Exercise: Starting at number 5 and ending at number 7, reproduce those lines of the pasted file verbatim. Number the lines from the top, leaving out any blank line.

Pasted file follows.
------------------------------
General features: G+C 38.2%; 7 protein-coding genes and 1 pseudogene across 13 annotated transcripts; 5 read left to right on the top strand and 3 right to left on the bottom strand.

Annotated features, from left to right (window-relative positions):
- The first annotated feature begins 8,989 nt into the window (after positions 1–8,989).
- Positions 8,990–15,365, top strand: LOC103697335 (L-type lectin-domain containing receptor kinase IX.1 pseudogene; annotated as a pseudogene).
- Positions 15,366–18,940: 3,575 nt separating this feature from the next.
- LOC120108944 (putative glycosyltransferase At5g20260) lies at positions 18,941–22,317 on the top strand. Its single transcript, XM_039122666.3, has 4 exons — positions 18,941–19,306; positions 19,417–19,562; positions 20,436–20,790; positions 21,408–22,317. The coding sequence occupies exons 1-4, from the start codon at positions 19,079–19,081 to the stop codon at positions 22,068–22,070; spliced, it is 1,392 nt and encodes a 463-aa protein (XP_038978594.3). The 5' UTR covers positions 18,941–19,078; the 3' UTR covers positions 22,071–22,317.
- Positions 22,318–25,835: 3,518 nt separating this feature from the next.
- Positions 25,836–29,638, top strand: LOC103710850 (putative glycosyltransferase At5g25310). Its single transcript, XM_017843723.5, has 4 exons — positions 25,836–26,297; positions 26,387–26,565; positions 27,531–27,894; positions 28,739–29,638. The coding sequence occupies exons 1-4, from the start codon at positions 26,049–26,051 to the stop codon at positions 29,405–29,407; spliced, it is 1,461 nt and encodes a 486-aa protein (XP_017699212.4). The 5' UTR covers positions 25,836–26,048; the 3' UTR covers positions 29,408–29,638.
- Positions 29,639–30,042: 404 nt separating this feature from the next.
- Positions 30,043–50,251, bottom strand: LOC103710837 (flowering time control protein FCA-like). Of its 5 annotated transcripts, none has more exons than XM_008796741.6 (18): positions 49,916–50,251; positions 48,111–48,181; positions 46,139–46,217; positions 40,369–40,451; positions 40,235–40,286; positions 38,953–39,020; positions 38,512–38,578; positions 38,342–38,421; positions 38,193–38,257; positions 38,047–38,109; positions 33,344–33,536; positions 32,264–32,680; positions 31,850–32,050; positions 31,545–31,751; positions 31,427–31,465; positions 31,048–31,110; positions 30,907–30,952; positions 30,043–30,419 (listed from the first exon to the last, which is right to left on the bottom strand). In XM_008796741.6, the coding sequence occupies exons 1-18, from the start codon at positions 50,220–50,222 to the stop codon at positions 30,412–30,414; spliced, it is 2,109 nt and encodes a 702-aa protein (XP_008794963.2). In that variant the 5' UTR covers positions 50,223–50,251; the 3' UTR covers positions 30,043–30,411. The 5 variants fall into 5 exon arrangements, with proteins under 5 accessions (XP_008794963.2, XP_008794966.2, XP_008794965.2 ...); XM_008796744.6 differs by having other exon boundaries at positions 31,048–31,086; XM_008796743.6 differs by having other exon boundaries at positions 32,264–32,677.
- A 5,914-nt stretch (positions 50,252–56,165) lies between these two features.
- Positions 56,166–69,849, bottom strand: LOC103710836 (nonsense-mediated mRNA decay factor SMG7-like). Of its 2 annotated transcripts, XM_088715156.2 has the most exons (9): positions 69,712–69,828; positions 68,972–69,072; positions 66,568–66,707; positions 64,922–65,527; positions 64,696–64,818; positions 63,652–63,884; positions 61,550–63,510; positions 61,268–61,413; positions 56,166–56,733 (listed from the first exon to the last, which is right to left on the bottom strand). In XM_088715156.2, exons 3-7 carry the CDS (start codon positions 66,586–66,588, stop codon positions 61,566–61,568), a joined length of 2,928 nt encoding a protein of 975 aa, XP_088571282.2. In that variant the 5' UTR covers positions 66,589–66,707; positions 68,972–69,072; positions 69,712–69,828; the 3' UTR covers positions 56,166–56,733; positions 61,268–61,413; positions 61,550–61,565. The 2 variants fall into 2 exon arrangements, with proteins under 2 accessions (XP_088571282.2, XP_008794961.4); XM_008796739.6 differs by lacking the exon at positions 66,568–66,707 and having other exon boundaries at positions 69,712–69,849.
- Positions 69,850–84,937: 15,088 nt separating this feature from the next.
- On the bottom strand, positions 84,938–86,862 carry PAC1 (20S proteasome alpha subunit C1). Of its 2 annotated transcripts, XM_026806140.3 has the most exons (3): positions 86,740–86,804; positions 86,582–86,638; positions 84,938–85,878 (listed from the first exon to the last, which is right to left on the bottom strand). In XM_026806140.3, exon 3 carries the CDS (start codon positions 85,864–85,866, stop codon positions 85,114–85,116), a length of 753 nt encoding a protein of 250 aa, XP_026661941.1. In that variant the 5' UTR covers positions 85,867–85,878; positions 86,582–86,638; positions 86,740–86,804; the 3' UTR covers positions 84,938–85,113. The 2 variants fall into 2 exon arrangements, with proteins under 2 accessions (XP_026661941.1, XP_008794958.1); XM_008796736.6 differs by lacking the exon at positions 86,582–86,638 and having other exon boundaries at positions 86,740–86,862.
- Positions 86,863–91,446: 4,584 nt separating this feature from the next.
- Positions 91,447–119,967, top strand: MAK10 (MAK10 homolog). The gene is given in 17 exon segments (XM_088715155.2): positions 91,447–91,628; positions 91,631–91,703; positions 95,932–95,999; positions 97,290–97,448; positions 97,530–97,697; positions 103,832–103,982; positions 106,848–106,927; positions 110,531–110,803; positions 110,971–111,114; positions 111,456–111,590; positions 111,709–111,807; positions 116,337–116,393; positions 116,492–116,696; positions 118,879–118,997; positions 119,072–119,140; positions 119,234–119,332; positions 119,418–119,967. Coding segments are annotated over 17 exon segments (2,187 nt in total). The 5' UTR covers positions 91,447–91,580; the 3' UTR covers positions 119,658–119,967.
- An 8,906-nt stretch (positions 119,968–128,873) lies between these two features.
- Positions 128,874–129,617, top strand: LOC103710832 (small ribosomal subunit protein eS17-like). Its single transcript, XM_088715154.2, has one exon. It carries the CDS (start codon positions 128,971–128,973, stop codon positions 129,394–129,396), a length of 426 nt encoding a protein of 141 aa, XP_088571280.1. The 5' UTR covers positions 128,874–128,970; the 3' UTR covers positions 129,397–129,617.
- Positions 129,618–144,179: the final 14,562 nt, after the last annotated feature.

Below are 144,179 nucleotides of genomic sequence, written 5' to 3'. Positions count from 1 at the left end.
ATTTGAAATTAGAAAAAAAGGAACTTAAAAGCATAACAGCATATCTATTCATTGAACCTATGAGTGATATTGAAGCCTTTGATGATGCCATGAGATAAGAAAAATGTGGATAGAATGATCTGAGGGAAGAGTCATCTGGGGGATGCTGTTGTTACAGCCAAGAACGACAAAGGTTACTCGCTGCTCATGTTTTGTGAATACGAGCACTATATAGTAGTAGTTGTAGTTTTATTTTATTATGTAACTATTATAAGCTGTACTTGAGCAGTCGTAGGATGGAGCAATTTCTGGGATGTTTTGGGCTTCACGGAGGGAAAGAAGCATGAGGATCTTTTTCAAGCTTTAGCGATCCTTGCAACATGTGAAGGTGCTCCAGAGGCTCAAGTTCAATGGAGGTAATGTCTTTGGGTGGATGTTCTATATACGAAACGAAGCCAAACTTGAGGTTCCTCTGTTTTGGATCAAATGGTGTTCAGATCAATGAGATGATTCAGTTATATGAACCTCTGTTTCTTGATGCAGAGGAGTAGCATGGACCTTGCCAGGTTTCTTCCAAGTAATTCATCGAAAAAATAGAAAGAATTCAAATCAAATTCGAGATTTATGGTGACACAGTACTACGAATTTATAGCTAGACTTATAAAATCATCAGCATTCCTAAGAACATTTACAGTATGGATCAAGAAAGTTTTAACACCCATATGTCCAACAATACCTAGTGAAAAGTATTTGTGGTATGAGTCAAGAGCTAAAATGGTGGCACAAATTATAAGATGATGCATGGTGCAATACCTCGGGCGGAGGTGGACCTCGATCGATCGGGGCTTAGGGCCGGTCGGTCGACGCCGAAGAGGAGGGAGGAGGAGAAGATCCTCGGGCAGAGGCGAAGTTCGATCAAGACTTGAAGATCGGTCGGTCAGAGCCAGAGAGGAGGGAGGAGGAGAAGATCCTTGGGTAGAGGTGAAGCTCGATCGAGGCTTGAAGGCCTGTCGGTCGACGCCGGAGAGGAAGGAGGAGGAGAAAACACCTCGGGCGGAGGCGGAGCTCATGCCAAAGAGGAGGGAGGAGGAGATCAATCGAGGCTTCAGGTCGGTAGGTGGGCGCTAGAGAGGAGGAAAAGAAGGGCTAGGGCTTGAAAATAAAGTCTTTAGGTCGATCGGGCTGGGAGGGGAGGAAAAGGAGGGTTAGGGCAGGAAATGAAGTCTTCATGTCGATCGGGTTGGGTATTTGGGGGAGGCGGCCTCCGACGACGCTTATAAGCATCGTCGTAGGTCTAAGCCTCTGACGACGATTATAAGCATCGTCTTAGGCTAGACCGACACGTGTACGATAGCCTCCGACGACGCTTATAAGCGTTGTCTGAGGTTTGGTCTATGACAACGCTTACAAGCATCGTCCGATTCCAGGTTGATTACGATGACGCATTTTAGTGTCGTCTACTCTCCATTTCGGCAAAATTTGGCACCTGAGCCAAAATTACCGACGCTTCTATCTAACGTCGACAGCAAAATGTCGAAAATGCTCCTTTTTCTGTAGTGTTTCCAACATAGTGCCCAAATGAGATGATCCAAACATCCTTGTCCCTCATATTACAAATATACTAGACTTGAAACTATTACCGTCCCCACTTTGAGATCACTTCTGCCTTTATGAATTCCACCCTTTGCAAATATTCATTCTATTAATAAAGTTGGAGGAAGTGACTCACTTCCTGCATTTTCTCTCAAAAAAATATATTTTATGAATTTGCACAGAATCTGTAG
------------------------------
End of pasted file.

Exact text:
- Positions 15,366–18,940: 3,575 nt separating this feature from the next.
- LOC120108944 (putative glycosyltransferase At5g20260) lies at positions 18,941–22,317 on the top strand. Its single transcript, XM_039122666.3, has 4 exons — positions 18,941–19,306; positions 19,417–19,562; positions 20,436–20,790; positions 21,408–22,317. The coding sequence occupies exons 1-4, from the start codon at positions 19,079–19,081 to the stop codon at positions 22,068–22,070; spliced, it is 1,392 nt and encodes a 463-aa protein (XP_038978594.3). The 5' UTR covers positions 18,941–19,078; the 3' UTR covers positions 22,071–22,317.
- Positions 22,318–25,835: 3,518 nt separating this feature from the next.